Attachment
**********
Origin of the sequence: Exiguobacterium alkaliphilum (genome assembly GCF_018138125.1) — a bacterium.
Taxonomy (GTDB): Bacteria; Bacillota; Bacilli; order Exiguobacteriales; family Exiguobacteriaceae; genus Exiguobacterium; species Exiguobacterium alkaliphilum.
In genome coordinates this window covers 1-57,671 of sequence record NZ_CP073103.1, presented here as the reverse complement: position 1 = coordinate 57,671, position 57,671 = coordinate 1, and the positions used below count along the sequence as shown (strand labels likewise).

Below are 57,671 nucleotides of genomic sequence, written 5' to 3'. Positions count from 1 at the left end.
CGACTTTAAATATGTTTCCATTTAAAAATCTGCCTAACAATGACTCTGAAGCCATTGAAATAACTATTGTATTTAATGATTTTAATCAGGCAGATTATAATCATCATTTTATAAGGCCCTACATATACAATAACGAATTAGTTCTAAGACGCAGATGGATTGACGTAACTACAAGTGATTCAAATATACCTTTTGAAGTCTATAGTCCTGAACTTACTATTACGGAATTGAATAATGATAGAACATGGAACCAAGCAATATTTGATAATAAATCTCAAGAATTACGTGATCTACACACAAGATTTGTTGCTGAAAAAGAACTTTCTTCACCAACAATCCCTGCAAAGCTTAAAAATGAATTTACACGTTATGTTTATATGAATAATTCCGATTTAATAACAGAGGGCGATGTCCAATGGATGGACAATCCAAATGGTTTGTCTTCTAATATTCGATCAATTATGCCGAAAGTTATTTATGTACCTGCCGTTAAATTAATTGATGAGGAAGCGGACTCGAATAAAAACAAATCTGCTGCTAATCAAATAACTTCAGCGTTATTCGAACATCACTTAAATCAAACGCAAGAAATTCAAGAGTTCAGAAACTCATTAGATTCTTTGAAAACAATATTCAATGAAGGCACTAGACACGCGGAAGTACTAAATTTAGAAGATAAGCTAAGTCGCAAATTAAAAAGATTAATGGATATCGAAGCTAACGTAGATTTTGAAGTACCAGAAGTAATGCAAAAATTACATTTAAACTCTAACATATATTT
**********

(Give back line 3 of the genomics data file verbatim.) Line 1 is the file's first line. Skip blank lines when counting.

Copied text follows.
In genome coordinates this window covers 1-57,671 of sequence record NZ_CP073103.1, presented here as the reverse complement: position 1 = coordinate 57,671, position 57,671 = coordinate 1, and the positions used below count along the sequence as shown (strand labels likewise).